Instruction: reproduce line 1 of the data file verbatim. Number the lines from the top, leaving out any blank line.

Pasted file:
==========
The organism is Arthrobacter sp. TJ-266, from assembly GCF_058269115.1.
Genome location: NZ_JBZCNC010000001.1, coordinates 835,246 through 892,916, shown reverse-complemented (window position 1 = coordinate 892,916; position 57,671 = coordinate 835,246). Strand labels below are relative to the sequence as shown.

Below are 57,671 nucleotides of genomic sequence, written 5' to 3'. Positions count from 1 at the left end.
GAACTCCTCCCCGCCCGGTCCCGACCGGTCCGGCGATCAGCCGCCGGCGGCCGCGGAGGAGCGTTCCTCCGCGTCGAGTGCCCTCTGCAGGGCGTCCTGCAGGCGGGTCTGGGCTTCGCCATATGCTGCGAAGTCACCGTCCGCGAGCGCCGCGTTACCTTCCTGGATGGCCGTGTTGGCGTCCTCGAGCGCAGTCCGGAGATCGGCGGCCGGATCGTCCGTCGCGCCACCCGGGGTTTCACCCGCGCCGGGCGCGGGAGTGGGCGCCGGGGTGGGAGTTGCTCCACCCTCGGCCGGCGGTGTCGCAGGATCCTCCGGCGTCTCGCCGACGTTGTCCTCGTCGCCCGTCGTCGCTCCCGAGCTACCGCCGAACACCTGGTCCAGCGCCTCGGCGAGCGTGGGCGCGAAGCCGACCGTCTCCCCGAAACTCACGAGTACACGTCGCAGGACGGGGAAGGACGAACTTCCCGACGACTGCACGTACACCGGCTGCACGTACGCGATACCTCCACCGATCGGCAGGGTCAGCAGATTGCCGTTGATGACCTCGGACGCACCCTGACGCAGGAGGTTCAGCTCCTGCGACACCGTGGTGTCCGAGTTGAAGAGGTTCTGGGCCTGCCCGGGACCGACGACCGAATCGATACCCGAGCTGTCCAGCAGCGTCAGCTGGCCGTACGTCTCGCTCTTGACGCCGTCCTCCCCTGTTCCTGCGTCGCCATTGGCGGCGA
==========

The organism is Arthrobacter sp. TJ-266, from assembly GCF_058269115.1.